Though it’s debatable whether Bridget Jones has anxiety or just “appallingly bad” public speaking skills, I have certainly experienced moments when words were expected from my mouth and nothing came out. Or worse yet, I would become so overwhelmed in social situations that it was hard to breathe.
Have you experienced the following?
On a daily basis I feel like I’m doing
when I’m really doing
When I was a kid a dear family member of mine struggled with agoraphobia (an anxiety disorder in which you fear and often avoid places or situations that might cause you to feel trapped, helpless or embarrassed). I was encouraged to stay home when I felt overwhelmed and didn’t want to go to school (which was often). But now, years later, I don’t want to let anxiety control me any more, so I’ve resorted to being creative…
DISCLAIMER: Medication and counseling can be wonderful tools to help anxiety sufferers manage life. For some people these are the only methods that they have found effective. For me, counseling and a diet change were the essential first steps to address anxiety. I honor that we are all different and require different things.
What I used to do
[A day-in-the-life example] One day as a college student I was assigned to write a 10-page paper. Every time I thought about writing my energy would flare up and I couldn’t calm down or focus, so I’d eat a pint of Ben and Jerry’s Phish Food ice cream (Mmm-mmm). My nerves would seem to calm down initially, but a few paragraphs later I’d start to doubt myself or abilities, the anxiety would flare up and I’d need another hit of sugar to feel calm again. This time I’d bake a family-size apple cobbler, eat 3/4 of the entire pan and sit back down moaning – now prepared to work in my “food coma”.
Eventually this led to an emergency room visit and later the diagnosis (by some amazing naturopathic doctors at Bastyr University) of hyperinsulinemia, food allergies and a compulsive overeating disorder. Looking back, I knew I always overate to feel better, but that’s what we did in my family – and in our whole culture for that matter. I wasn’t starving myself. I wasn’t throwing up. I didn’t think I had an eating disorder. I just couldn’t stop eating! To further complicate things, I was in the normal weight range, so no one assumed anything was wrong.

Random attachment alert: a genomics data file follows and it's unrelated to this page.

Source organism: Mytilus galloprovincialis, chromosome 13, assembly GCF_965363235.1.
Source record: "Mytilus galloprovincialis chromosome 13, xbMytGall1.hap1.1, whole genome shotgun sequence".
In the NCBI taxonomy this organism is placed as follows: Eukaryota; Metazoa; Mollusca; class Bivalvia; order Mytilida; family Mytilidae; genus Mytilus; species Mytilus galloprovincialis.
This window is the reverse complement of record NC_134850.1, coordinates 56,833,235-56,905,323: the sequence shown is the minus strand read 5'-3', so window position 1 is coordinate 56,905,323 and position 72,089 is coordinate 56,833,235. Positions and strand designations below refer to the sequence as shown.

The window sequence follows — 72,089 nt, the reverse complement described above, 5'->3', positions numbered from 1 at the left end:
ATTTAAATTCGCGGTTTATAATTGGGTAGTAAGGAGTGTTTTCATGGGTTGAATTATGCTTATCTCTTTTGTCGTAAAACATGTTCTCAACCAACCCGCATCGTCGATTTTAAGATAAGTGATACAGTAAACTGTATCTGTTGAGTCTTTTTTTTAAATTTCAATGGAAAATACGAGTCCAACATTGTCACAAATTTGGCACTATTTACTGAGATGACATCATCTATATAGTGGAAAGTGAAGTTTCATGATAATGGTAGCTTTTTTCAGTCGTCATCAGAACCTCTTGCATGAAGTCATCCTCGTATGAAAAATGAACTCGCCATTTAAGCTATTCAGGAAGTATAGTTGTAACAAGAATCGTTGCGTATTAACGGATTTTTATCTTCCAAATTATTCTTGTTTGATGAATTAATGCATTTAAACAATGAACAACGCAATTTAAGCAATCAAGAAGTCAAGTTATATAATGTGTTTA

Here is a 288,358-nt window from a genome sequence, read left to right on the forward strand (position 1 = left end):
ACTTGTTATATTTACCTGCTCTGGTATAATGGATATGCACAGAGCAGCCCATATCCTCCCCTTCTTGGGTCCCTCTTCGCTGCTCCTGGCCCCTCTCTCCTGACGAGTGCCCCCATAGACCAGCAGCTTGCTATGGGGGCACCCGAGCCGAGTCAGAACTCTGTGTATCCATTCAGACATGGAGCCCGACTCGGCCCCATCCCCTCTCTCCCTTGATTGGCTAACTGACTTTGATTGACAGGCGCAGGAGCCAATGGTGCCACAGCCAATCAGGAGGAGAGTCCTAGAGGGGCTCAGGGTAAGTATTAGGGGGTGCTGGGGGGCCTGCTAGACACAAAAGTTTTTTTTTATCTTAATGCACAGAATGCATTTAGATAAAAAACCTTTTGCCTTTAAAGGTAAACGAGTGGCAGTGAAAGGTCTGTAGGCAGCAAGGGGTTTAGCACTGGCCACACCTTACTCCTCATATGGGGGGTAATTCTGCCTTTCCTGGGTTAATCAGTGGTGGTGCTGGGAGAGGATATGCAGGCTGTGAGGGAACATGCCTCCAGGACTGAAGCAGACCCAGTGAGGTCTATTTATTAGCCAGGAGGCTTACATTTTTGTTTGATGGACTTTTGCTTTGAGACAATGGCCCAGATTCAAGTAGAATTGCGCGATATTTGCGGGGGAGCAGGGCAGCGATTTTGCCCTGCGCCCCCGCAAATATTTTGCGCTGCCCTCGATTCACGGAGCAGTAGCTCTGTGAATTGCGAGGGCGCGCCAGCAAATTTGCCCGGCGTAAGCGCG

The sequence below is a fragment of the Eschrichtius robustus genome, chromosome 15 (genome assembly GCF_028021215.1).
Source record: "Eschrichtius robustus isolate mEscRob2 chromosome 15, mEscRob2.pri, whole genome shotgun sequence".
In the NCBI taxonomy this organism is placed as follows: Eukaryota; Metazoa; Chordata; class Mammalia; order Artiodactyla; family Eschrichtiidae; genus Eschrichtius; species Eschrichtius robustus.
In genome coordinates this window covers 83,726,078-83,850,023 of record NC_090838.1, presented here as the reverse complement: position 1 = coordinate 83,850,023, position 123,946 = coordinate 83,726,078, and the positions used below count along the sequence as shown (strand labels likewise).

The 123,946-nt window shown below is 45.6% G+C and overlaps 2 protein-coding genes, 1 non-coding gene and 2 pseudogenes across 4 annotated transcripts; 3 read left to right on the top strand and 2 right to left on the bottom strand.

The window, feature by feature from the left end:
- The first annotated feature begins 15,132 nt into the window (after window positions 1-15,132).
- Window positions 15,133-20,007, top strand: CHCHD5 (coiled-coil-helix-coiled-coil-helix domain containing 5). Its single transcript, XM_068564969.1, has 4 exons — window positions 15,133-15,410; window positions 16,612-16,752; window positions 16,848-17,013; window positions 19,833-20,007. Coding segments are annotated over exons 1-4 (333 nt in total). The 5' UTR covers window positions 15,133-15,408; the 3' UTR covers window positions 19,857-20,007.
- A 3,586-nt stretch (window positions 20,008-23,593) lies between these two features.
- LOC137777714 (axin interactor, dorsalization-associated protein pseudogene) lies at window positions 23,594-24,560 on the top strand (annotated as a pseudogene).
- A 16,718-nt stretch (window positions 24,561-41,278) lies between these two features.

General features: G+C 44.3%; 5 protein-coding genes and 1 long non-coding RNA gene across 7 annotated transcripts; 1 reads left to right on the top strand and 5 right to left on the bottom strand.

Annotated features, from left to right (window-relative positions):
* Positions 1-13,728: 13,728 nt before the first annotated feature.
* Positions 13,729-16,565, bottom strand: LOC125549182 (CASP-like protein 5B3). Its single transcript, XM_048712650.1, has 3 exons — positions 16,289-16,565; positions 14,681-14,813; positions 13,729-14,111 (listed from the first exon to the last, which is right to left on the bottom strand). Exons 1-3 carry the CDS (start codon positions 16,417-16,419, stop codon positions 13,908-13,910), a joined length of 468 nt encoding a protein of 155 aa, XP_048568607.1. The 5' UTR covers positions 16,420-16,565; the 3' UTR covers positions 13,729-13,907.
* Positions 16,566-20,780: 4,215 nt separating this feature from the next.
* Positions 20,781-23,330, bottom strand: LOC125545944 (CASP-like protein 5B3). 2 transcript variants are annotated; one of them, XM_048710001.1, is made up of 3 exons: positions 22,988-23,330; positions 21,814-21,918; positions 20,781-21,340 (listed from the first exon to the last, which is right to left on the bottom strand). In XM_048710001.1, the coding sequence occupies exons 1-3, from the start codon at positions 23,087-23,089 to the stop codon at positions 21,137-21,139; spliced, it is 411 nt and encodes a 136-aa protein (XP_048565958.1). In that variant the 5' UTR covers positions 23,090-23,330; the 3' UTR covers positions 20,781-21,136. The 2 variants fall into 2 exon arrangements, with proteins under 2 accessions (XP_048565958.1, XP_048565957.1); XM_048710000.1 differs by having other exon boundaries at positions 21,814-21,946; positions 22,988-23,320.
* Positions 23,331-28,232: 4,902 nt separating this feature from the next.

I spent my days more excited about eating than I was about anything else: I was living to eat, instead of eating to live. Thanks to Bastyr University, I went on a cleanse with some nasty (though miraculous) Chinese herbs, a crazy healthy diet, and began counseling for an eating disorder.
The Tip that Saved My Life
In my first session I was told that overeating was “symbolic of a need for affection”. My body just wanted to feel better. It wanted comfort because the rest of the world felt so overwhelming that I couldn’t find comfort within myself. I soon began to attend Overeater’s Anonymous (yes, they thankfully have those) and found out that I wasn’t alone. Looking around at how many people I know eat when they’re not hungry, I wonder how many other people struggle with managing life.
There is no need to feel bad about experiencing mental health issues. Every year 1 in 4 people in the United States will experience some kind of diagnosable mental health disorder.
The doctors also had me brainstorm healthy alternatives to eating that could bring me comfort without the calories: stretching to soothing music, leaving my apartment immediately to go on a walk instead of into the kitchen, no snacks next to my bed (bummer), deep breathing, visualizations, etc. These have all become my staples (much better than a whole loaf of white bread) and I can proudly say that today I no longer live to eat. 🙂
What I’m working on
I now know and avoid all of my food allergies: gluten, dairy, eggs and beans. If I eat them on accident my body feels terribly anxious and depressed – isn’t that amazing? I avoid refined sugar and processed foods. I exercise 3-5 times per week. I lost some weight I didn’t need and I feel so much better, but I still experience loads of anxiety at times and I don’t wish to start on prescription medication. So what’s a girl to do?
What if we re-named anxiety as “an abundance of energy”?
Brainstorming. For some reason, when I think to myself, “Oh my God, I’m so anxious,” I feel like sitting down and quitting. My subconscious says to me, “I can’t do this.” But if I think, “Wow. Check out how much energy I have! I have an abundance of energy and I know just what to do with it,” all of a sudden, the energy feels totally different to my body and I start looking for solutions rather than presuming I can’t. Fantastic TED talk on how stress can be good for you.
I think there are many alternative methods that can contribute to living peacefully with “an abundance of energy”:
- Accepting and letting go of the energy, instead of trying to fight it
- Understanding that you may be a highly sensitive person
- Herbal supplements
- Letting go of perfectionism
- Avoiding food allergens and chemicals (like perfume or hair spray)
- Letting go of the ego
- Practicing positive thinking
- Learning to be resilient, to have faith in yourself
“There are a million things one might do with a block of wood, but Mahoney, what do you think might happen if someone just once believed in it?” Mr. Magorium, Mr. Magorium’s Wonder Emporium
What do you think? If you have anxiety, what helps you? I’d love to hear your thoughts.
Thanks for reading!